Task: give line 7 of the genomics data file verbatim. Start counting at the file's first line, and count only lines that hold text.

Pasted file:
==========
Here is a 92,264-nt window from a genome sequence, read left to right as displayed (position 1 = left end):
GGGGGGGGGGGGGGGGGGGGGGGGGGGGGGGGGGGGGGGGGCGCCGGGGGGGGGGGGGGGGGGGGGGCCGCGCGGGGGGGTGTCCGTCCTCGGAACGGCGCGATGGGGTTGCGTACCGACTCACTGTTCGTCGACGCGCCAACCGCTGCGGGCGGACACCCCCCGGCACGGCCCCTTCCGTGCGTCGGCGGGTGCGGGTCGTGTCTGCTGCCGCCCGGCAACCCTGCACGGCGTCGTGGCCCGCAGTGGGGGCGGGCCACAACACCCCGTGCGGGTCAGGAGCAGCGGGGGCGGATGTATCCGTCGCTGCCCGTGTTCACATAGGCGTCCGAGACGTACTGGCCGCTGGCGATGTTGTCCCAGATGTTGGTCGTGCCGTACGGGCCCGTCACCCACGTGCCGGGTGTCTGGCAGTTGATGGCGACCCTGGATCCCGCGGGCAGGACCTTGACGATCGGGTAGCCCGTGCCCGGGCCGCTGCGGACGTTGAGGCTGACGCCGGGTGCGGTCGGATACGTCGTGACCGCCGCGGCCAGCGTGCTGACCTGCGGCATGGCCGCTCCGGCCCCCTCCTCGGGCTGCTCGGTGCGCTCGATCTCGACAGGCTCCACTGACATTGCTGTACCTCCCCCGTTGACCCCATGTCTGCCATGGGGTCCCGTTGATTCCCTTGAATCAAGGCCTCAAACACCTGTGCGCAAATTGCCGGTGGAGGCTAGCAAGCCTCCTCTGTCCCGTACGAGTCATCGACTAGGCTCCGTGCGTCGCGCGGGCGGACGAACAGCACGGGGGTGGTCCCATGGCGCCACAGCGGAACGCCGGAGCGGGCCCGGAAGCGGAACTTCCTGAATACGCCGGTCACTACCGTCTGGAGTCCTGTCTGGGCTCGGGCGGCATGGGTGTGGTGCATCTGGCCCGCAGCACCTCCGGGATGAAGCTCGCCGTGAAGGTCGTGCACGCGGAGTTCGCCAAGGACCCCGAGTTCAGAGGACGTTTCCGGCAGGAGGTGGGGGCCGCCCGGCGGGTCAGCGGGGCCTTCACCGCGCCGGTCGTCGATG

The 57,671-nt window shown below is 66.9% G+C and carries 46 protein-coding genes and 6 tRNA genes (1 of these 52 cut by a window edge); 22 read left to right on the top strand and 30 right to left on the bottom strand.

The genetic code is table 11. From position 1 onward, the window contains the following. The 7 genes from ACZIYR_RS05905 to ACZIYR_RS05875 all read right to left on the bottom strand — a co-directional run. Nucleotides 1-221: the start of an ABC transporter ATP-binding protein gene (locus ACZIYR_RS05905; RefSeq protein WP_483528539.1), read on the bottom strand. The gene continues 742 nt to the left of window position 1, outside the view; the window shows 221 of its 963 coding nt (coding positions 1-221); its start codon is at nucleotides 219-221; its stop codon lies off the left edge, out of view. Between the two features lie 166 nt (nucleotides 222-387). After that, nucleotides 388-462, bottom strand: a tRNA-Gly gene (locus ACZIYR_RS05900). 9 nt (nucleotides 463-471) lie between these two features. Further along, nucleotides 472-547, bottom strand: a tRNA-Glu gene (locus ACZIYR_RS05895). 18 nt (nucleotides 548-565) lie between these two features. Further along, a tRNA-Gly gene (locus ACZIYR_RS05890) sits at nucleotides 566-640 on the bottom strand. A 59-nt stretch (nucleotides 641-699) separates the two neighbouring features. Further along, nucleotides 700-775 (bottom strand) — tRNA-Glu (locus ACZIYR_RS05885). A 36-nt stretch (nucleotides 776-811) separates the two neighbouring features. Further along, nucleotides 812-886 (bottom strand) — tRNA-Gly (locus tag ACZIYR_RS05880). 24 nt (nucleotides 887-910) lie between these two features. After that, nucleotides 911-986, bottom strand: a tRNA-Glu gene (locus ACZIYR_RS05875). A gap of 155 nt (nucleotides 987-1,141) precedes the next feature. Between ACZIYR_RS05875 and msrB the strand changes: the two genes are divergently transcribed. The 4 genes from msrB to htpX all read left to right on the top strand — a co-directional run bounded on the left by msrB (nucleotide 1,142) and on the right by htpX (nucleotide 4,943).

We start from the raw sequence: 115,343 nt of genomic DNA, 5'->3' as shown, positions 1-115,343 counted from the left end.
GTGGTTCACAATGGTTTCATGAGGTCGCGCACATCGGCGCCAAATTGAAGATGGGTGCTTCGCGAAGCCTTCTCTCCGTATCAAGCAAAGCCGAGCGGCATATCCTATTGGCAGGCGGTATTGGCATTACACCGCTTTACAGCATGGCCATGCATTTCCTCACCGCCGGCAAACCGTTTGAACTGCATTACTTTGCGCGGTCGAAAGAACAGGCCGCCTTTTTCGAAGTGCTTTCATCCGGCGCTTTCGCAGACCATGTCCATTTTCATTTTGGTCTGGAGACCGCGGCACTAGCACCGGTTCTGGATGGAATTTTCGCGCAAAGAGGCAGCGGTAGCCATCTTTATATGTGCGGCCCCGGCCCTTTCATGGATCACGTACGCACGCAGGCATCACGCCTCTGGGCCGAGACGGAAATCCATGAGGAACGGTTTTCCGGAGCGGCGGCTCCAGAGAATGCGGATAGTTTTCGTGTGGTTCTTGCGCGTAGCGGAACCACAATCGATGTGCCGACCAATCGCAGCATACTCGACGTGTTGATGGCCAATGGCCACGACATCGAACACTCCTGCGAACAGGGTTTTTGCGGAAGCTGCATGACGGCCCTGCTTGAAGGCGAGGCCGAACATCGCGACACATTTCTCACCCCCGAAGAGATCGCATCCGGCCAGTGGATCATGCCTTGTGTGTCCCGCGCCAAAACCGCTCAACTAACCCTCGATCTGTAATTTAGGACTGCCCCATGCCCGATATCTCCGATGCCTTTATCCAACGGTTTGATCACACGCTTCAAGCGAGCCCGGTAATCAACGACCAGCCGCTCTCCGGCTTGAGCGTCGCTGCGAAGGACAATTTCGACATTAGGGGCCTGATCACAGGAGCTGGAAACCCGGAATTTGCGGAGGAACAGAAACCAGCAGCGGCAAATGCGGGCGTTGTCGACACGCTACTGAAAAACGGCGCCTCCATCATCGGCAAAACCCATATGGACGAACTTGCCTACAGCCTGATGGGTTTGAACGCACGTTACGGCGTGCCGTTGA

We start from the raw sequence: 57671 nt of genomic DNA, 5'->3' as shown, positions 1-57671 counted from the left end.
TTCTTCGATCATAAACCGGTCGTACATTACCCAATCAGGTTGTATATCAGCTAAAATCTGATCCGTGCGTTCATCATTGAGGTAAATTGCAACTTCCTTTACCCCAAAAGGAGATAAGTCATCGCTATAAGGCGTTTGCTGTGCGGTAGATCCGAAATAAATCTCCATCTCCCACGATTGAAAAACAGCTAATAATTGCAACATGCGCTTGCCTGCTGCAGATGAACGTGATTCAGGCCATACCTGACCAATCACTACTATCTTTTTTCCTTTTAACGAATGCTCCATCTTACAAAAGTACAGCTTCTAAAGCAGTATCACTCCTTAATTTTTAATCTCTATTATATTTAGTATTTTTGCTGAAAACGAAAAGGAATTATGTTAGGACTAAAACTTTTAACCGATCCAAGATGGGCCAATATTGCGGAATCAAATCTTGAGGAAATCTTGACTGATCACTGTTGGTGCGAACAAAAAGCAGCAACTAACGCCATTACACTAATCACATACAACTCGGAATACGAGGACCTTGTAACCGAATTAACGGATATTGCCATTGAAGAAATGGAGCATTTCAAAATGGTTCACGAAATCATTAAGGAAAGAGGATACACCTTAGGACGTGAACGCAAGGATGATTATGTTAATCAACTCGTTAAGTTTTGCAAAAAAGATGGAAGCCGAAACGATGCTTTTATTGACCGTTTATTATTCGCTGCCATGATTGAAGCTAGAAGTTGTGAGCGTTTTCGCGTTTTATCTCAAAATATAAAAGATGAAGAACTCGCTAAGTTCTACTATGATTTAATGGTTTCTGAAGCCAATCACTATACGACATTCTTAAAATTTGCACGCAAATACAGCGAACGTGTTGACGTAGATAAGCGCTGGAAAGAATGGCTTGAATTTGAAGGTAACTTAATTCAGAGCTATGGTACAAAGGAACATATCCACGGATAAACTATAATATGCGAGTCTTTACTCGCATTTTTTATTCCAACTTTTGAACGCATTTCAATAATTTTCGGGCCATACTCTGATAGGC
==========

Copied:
We start from the raw sequence: 57671 nt of genomic DNA, 5'->3' as shown, positions 1-57671 counted from the left end.